Would you want an extra decade or two of healthy lifespan, if you could get it through advances in longevity research? Does the thought that old age is a disease like any other, whose effects can be reversed, excite or scare you? What if our lifespan gains were substantially longer? THNK forum guest, longevity expert and SENS research foundation Chief Science Officer, Aubrey de Grey, takes us through some surprising scenarios with massively disruptive outcomes.
First of all, let’s get some things clear. It’s not about immortality; it’s about extending healthy living. Only the Gods are immortal. If you run into the proverbial bus, shoot yourself in the head, or fall from a great height, you will still die. In the future, however, you may not die of old age. According to De Grey, old age is a disease, one that we should treat like any other disease. In old age, damage to our body accumulates in several ways, with enormous consequences.
In 2000, De Grey arrived at the following breakthrough realization: Let the body create the damage; then repair it. The key insight: Repairing damage is easier than slowing down damage. We can focus our research efforts on rejuvenation as opposed to betting on slowing down aging. De Grey is confident we can make significant strides in this, enough to gain time by giving us 30 more healthy years.
This sounds straightforward enough, and desirable. Who wouldn't want an extra decade or two of healthy living? After all, our cosmetic industry is focused on eternal youth, with thriving businesses in anti-aging potions and hair coloring. The global beauty ideal is the youthful, healthy body.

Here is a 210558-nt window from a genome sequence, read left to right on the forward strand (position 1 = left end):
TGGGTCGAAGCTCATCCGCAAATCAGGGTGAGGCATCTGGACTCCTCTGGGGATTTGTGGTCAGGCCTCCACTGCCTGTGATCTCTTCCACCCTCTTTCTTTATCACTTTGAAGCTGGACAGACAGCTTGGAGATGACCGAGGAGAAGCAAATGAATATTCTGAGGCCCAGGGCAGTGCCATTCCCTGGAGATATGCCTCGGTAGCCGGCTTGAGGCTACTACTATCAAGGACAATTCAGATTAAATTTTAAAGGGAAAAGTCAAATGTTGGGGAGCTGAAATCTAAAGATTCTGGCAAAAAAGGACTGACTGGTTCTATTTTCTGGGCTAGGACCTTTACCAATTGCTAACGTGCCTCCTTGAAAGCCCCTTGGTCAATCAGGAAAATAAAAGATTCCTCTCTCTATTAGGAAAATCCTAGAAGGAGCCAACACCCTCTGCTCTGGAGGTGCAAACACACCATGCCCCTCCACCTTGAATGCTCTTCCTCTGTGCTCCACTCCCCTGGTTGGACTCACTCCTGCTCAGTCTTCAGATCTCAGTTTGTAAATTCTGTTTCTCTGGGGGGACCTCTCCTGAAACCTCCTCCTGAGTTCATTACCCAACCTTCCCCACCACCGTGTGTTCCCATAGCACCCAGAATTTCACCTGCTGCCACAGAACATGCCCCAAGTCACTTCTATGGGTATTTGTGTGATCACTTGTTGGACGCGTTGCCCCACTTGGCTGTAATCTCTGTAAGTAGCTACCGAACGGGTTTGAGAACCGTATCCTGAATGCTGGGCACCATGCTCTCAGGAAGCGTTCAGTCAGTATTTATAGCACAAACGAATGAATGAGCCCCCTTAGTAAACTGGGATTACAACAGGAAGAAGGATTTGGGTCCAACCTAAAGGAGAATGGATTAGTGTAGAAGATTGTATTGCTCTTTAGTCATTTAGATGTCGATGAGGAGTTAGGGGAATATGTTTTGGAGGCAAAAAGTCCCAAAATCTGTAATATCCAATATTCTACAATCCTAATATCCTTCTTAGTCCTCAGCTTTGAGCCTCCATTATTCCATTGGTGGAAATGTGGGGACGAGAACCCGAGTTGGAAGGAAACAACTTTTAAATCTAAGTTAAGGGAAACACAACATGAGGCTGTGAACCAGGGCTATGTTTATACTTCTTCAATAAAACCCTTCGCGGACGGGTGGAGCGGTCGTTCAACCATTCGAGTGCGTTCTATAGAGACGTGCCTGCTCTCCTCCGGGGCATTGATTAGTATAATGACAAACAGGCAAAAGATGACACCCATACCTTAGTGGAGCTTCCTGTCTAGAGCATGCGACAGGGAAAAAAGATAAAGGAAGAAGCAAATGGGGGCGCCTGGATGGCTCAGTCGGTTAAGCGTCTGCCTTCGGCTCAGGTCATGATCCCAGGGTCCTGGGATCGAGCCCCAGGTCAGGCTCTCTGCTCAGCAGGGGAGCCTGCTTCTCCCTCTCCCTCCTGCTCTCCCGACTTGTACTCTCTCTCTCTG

The pro-aging trance
There is surprising resistance to this idea of a few extra decades. Partly we don't want to get our hopes up, and so we find it easier to dismiss the idea out of hand. Or we can't imagine what it would mean for our lives, and we resist thinking about it. It seems that we are very emotionally attached to the stability of our current lifespans.
According to De Grey, we are fatalistic about aging and death, because we have always had it. People come up with pro-aging arguments, because they don't want to be disappointed, but also because they want to get on with their life. There was a time when that was a rational attitude, as there was no hope to reverse aging. But it no longer is. The depth of irrationality about pro-aging is really astounding. De Grey calls it the pro-aging trance.
What if we assumed, for argument’s sake, that most of us could get another three decades? Live to a healthy 100, maybe 110 or 120. Imagine what that would change in our lives. There would not be much point in retiring at 65, or even at 70, and it would probably not be possible financially anyway. Why do all of our learning before we are 25? Why get married at a certain age, or spend a full century with one partner? Would it still make sense to stratify the ages of our life into learning, work and retirement?